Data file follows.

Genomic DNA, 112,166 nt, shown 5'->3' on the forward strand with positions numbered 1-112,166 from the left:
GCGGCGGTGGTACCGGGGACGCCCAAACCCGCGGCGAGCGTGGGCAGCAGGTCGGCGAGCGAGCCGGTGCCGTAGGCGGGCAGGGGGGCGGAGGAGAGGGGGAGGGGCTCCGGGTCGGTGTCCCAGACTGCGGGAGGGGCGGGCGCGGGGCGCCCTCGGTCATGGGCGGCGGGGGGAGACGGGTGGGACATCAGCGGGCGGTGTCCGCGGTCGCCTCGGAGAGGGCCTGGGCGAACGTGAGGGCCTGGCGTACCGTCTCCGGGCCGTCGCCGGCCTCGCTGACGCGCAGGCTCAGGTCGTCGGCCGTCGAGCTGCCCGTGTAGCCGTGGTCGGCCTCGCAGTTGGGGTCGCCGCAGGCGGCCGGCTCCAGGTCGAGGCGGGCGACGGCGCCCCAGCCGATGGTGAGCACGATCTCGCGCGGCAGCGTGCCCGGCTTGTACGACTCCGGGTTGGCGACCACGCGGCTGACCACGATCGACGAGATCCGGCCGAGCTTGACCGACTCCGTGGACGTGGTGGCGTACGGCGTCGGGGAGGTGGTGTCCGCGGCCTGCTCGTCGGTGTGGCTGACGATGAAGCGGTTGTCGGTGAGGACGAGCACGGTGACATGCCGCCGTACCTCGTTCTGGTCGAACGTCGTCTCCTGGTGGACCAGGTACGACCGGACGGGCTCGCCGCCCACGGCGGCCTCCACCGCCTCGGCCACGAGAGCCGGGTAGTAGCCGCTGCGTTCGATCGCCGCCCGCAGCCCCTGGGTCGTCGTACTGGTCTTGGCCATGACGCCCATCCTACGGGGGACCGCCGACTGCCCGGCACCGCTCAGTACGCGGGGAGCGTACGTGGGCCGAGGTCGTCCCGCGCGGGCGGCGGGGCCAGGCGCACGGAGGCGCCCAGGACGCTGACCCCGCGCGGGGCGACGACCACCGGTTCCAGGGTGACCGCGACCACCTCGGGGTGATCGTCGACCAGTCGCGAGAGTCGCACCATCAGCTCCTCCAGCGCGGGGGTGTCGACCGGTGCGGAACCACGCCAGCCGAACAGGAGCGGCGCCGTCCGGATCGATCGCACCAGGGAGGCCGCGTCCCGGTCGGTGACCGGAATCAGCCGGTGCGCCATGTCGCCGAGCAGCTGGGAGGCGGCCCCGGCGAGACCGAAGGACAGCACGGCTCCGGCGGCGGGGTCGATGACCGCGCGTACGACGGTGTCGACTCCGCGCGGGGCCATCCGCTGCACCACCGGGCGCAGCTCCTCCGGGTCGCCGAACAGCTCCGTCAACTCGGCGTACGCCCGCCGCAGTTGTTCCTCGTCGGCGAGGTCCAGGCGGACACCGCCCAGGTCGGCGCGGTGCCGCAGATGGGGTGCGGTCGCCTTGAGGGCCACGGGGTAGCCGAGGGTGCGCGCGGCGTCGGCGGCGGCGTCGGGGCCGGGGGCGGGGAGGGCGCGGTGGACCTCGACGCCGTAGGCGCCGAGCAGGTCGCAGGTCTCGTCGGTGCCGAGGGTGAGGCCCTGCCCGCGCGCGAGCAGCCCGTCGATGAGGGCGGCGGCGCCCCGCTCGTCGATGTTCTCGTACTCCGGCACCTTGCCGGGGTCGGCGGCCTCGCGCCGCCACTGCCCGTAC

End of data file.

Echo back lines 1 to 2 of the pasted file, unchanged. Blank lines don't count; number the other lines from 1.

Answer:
Genomic DNA, 112,166 nt, shown 5'->3' on the forward strand with positions numbered 1-112,166 from the left:
GCGGCGGTGGTACCGGGGACGCCCAAACCCGCGGCGAGCGTGGGCAGCAGGTCGGCGAGCGAGCCGGTGCCGTAGGCGGGCAGGGGGGCGGAGGAGAGGGGGAGGGGCTCCGGGTCGGTGTCCCAGACTGCGGGAGGGGCGGGCGCGGGGCGCCCTCGGTCATGGGCGGCGGGGGGAGACGGGTGGGACATCAGCGGGCGGTGTCCGCGGTCGCCTCGGAGAGGGCCTGGGCGAACGTGAGGGCCTGGCGTACCGTCTCCGGGCCGTCGCCGGCCTCGCTGACGCGCAGGCTCAGGTCGTCGGCCGTCGAGCTGCCCGTGTAGCCGTGGTCGGCCTCGCAGTTGGGGTCGCCGCAGGCGGCCGGCTCCAGGTCGAGGCGGGCGACGGCGCCCCAGCCGATGGTGAGCACGATCTCGCGCGGCAGCGTGCCCGGCTTGTACGACTCCGGGTTGGCGACCACGCGGCTGACCACGATCGACGAGATCCGGCCGAGCTTGACCGACTCCGTGGACGTGGTGGCGTACGGCGTCGGGGAGGTGGTGTCCGCGGCCTGCTCGTCGGTGTGGCTGACGATGAAGCGGTTGTCGGTGAGGACGAGCACGGTGACATGCCGCCGTACCTCGTTCTGGTCGAACGTCGTCTCCTGGTGGACCAGGTACGACCGGACGGGCTCGCCGCCCACGGCGGCCTCCACCGCCTCGGCCACGAGAGCCGGGTAGTAGCCGCTGCGTTCGATCGCCGCCCGCAGCCCCTGGGTCGTCGTACTGGTCTTGGCCATGACGCCCATCCTACGGGGGACCGCCGACTGCCCGGCACCGCTCAGTACGCGGGGAGCGTACGTGGGCCGAGGTCGTCCCGCGCGGGCGGCGGGGCCAGGCGCACGGAGGCGCCCAGGACGCTGACCCCGCGCGGGGCGACGACCACCGGTTCCAGGGTGACCGCGACCACCTCGGGGTGATCGTCGACCAGTCGCGAGAGTCGCACCATCAGCTCCTCCAGCGCGGGGGTGTCGACCGGTGCGGAACCACGCCAGCCGAACAGGAGCGGCGCCGTCCGGATCGATCGCACCAGGGAGGCCGCGTCCCGGTCGGTGACCGGAATCAGCCGGTGCGCCATGTCGCCGAGCAGCTGGGAGGCGGCCCCGGCGAGACCGAAGGACAGCACGGCTCCGGCGGCGGGGTCGATGACCGCGCGTACGACGGTGTCGACTCCGCGCGGGGCCATCCGCTGCACCACCGGGCGCAGCTCCTCCGGGTCGCCGAACAGCTCCGTCAACTCGGCGTACGCCCGCCGCAGTTGTTCCTCGTCGGCGAGGTCCAGGCGGACACCGCCCAGGTCGGCGCGGTGCCGCAGATGGGGTGCGGTCGCCTTGAGGGCCACGGGGTAGCCGAGGGTGCGCGCGGCGTCGGCGGCGGCGTCGGGGCCGGGGGCGGGGAGGGCGCGGTGGACCTCGACGCCGTAGGCGCCGAGCAGGTCGCAGGTCTCGTCGGTGCCGAGGGTGAGGCCCTGCCCGCGCGCGAGCAGCCCGTCGATGAGGGCGGCGGCGCCCCGCTCGTCGATGTTCTCGTACTCCGGCACCTTGCCGGGGTCGGCGGCCTCGCGCCGCCACTGCCCGTAC